Discovering the Shape of Chicago: An Upper School Journey in Project-Based Learning

First Trimester at Bennett Day Upper School came to an incredible conclusion with the students’ very first Demo Night, demonstrating all of their project-based learning (PBL) around “The Shape of Chicago.”

Studies show that the endless cross-curricular possibilities of high-quality project-based learning encourage higher student engagement, achievement, and retention of knowledge. We found this statement to be profoundly true as we watched Upper Schoolers deeply engage in researching our city’s history, architecture, environment, government policies, and neighborhood gentrification.

Bennett Day Upper School students spend half of each school day engaged in a project-based learning course, the theme of which rotates on a trimester basis. The model is based on the Buck Institute for Education’s “High Quality PBL Framework.” You can read all about the framework on their site, which is located here

Each trimester, our project-based learning course moves through five different phases. Here’s how our Chicago unit took shape across each stage:

Phase One (1)-1

Phase One: Provocation

During this phase, the goal is to expose students to our thematic topic from as many different angles as possible, to spark curiosity. This might include things like taking field trips, viewing documentaries, visiting with expert speakers, seeing live productions, analyzing artwork, and so much more. Students are asked to use their five senses to deeply notice and note their surroundings, as they will later use those observations for further investigation.


During our “Shape of Chicago” unit, students visited as many corners of the city as possible in the span of a few school days. In true Chicago fashion, we took the CTA trains and buses to every location, allowing students to get to know our renowned transit system.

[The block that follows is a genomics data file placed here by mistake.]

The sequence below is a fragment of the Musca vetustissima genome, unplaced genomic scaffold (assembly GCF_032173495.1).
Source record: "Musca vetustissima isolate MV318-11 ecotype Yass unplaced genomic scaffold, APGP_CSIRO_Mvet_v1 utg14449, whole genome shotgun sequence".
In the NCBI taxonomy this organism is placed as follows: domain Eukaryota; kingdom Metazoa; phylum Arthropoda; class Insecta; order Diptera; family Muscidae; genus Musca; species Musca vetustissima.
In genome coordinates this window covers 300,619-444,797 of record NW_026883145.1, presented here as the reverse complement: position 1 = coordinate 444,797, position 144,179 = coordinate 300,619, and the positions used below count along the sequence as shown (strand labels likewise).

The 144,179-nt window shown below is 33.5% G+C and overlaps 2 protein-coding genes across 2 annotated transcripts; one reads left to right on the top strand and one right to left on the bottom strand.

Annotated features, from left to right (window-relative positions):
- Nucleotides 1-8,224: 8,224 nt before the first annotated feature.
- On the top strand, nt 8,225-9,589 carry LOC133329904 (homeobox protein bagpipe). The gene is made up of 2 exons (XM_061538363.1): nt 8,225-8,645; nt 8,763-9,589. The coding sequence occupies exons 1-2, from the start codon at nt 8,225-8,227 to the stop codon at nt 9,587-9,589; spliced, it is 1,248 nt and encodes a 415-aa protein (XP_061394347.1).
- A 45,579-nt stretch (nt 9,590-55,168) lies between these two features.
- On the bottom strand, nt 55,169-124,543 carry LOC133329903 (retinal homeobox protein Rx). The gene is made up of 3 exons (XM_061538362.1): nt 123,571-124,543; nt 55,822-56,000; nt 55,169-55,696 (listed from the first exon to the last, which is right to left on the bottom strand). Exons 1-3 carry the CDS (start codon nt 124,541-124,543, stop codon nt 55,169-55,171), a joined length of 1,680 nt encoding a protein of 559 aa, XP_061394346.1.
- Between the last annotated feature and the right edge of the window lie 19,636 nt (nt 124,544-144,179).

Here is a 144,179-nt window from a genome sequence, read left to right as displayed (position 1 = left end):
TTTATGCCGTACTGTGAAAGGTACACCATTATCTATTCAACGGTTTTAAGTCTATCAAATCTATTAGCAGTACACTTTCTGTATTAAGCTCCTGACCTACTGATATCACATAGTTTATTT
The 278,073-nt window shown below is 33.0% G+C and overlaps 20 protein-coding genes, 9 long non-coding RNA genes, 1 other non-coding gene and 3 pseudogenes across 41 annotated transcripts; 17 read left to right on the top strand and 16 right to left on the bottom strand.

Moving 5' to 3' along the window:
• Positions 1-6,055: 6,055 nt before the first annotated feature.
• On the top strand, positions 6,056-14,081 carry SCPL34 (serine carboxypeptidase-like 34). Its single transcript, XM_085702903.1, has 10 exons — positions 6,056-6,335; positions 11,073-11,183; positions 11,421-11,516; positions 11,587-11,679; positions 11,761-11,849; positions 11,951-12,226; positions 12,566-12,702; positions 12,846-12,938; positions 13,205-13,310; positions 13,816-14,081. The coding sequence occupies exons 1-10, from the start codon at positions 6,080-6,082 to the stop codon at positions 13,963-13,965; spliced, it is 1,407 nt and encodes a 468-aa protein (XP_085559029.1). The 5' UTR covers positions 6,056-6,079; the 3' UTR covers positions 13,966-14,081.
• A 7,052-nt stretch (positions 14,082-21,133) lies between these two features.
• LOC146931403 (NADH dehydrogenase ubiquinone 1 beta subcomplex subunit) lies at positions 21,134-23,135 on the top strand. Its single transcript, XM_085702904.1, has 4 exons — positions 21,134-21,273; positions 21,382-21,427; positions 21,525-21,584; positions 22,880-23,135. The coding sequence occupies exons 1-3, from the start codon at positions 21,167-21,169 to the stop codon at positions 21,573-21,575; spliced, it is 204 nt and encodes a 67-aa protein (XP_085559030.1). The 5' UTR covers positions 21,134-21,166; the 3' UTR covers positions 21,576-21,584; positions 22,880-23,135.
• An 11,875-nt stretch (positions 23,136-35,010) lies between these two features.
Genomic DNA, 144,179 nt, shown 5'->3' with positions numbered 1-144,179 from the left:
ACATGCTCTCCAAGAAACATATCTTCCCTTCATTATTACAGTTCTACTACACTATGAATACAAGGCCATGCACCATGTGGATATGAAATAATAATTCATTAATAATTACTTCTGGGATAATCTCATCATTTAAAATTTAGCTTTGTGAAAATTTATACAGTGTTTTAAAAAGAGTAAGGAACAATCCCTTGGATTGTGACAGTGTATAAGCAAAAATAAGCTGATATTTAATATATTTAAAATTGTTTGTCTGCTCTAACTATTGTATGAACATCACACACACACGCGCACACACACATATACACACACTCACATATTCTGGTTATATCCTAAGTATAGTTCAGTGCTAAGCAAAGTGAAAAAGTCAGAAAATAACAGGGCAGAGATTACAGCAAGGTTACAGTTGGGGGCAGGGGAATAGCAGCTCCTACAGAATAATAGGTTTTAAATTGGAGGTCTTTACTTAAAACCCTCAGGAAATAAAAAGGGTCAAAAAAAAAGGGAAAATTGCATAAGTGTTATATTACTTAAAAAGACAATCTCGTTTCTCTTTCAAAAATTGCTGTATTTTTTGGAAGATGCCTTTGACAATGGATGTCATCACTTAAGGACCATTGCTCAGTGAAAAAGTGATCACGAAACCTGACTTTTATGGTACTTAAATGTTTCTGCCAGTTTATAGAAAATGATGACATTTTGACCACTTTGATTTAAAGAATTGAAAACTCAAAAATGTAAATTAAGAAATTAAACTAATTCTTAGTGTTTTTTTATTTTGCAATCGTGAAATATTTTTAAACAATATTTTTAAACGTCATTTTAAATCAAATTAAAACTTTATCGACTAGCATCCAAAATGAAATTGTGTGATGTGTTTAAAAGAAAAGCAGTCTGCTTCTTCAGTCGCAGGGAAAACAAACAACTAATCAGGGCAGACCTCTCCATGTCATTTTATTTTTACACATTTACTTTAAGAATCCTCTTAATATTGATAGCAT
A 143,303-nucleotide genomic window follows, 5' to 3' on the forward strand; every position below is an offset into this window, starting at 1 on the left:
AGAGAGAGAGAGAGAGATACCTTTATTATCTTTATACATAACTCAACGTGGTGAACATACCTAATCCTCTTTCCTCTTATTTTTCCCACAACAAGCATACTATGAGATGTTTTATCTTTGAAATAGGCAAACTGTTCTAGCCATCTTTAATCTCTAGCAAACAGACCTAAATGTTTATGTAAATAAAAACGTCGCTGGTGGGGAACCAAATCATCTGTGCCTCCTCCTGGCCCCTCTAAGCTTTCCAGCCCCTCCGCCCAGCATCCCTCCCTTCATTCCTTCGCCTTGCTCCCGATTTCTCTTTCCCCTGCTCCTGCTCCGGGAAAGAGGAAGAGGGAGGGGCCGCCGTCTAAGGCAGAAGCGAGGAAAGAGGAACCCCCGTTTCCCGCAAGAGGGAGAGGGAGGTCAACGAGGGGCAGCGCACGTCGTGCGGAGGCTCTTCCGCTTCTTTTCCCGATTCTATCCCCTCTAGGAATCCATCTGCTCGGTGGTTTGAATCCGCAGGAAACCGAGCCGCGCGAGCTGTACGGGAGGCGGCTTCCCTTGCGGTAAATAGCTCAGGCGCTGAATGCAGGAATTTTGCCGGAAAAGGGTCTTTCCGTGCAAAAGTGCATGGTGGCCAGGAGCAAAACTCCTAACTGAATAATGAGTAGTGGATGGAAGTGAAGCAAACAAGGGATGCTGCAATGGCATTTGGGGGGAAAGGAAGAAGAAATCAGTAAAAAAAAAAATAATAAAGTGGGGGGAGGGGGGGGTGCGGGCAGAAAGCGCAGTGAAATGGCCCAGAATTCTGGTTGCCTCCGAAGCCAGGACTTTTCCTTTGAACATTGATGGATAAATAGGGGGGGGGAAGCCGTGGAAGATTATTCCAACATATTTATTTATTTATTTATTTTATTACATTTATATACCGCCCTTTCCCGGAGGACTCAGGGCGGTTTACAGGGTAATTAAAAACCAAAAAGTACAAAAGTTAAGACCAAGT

We began with an exciting architectural tour by boat of the Chicago River and Lake Michigan, exposing the students to the layout of the city and some of its most famous buildings and feats of engineering.

Then we visited the Humboldt Park neighborhood to tour its famous park, built by Alexander Von Humboldt in the 1870s. Students observed the cultural and environmental importance of the area.

Our group then visited Chicago’s Far North Side, stopping first at Hartigan Beach to take in the sights on the shore of Lake Michigan. We then headed to Devon Avenue to experience the finest Indian food this city has to offer at Hema’s Kitchen. Many students had never travelled this far north and were unaware of the cultural treasures awaiting them in Rogers Park. We ended the day with a tour of Graceland Cemetery to visit and learn about some of Chicago’s most legendary residents.

We ended our city tours with a visit to Chinatown, the nation’s fastest-growing neighborhood of its kind, where we took in the beautiful sites at Ping Tom Memorial Park and had Dim Sum at Cai Restaurant.

In between site visits, students also read and watched segments of PBS’ “Chicago: City of the Century” series to learn more about our city’s journey from marshland to the “Second City.”

Phase Two: Question Storming

Once the students had observed the city through multiple modalities, we asked them to use their provocation notes to formulate as many questions as they possibly could. Students are asked in every PBL to consider both quantitative and qualitative types of questions: quantitative having more to do with statistics and facts, while qualitative questions consider more nuanced and perhaps, opinionated questions. Students also aimed to ask questions across the STEAM spectrum (science, technology, engineering, arts, mathematics).


After categorizing their questions into large umbrella topics, the students identified history, architecture, environment, government policy, and neighborhood gentrification as topics they would like to further research in small groups.

Phase Three: Preparation & Research

After students identified what topics they were most interested in researching, we broke into small groups to frame our key driving questions around those topics. Teachers then developed guided lessons around student-generated questions and skill-based instruction on the research process.


Because “The Shape of Chicago” was our First Trimeter unit of freshman year, foundational research skills made up the bulk of our teacher-directed instruction. We worked with students on search engine skills, finding reliable resources for content, note-taking, citing sources, creating annotated bibliographies, and summarizing research.

Many students also engaged in interviews with topic experts and had to learn how to independently solicit and arrange said interviews, while also generating deep questions for their subjects.

Pilsen Alliance Visit